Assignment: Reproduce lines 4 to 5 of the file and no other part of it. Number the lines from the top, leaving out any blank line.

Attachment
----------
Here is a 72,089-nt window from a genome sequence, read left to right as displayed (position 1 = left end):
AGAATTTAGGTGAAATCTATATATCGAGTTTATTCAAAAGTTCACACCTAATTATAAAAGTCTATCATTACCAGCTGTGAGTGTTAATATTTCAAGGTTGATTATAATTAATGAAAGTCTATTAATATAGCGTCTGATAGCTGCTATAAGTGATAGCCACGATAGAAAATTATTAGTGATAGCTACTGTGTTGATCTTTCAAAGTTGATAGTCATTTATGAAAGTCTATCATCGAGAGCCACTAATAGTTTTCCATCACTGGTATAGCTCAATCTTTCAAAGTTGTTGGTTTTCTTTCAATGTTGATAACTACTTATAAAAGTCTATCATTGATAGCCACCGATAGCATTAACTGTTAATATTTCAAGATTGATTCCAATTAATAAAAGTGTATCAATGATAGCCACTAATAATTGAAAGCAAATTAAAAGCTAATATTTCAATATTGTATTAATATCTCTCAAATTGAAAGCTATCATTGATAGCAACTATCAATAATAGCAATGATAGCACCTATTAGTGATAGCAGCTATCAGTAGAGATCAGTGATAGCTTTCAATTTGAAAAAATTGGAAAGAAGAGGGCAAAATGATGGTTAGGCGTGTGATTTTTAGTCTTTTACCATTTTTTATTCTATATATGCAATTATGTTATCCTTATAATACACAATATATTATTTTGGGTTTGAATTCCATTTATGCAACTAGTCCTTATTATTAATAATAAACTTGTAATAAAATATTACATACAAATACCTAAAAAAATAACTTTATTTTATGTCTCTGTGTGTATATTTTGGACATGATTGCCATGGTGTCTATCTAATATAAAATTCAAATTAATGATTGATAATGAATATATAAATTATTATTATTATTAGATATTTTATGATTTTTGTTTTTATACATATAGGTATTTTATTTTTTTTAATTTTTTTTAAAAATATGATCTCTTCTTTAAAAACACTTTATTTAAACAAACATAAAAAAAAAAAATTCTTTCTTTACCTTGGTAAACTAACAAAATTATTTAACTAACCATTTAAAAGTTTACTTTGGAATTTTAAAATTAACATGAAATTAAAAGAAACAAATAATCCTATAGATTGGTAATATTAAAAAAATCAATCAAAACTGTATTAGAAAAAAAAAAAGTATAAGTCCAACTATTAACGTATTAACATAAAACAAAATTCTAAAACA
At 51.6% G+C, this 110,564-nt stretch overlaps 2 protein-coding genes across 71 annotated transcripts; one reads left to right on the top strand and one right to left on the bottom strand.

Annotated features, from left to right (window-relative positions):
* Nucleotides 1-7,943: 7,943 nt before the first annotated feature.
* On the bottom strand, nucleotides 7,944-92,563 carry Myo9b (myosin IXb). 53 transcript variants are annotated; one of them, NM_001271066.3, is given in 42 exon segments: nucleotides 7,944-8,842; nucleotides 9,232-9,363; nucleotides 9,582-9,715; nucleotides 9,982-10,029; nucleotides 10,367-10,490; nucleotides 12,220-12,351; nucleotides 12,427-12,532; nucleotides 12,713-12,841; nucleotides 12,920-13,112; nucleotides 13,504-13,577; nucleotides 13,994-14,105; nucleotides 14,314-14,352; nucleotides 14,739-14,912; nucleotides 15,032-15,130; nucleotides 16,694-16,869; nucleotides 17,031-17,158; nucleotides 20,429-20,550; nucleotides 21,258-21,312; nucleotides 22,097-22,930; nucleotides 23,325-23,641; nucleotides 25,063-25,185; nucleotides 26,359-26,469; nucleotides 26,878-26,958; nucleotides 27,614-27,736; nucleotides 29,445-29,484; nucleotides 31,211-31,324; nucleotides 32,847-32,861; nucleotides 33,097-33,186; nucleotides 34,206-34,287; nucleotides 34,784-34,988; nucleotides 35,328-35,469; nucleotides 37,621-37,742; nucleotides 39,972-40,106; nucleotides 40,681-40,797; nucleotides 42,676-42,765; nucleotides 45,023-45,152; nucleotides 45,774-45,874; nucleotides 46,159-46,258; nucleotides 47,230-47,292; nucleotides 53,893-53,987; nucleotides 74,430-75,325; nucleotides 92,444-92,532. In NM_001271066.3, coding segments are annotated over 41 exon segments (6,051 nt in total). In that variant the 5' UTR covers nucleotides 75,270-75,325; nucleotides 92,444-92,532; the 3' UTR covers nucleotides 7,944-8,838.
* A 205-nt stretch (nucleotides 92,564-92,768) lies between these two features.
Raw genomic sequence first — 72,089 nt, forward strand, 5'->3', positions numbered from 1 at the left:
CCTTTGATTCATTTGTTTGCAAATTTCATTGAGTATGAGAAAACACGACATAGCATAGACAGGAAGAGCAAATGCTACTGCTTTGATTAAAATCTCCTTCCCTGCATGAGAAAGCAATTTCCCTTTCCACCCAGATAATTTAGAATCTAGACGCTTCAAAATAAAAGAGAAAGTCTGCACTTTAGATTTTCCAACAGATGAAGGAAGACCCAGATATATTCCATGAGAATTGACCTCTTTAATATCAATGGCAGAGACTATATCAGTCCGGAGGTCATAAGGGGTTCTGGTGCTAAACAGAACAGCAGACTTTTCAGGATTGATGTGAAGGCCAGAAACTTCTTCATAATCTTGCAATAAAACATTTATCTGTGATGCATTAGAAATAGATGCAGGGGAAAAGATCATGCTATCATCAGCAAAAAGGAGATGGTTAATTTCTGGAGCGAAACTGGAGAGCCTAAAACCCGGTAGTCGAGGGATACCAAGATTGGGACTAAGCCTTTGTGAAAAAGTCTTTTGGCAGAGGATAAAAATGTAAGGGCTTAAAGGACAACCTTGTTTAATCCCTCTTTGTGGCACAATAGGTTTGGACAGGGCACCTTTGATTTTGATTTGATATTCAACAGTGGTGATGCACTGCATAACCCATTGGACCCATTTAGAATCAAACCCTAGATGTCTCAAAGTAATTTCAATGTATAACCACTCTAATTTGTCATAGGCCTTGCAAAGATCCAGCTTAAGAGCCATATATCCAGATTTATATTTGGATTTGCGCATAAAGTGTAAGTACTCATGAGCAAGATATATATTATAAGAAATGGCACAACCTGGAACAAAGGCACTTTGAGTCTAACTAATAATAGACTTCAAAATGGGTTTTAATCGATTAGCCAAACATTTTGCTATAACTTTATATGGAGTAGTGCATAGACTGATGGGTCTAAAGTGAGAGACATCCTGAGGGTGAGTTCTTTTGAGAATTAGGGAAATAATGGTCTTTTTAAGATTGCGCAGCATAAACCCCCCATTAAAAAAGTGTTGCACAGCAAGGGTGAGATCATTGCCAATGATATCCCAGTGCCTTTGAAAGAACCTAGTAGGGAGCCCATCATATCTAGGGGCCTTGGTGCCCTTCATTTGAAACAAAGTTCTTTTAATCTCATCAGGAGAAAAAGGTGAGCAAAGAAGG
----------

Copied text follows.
Annotated features, from left to right (window-relative positions):
* Nucleotides 1-7,943: 7,943 nt before the first annotated feature.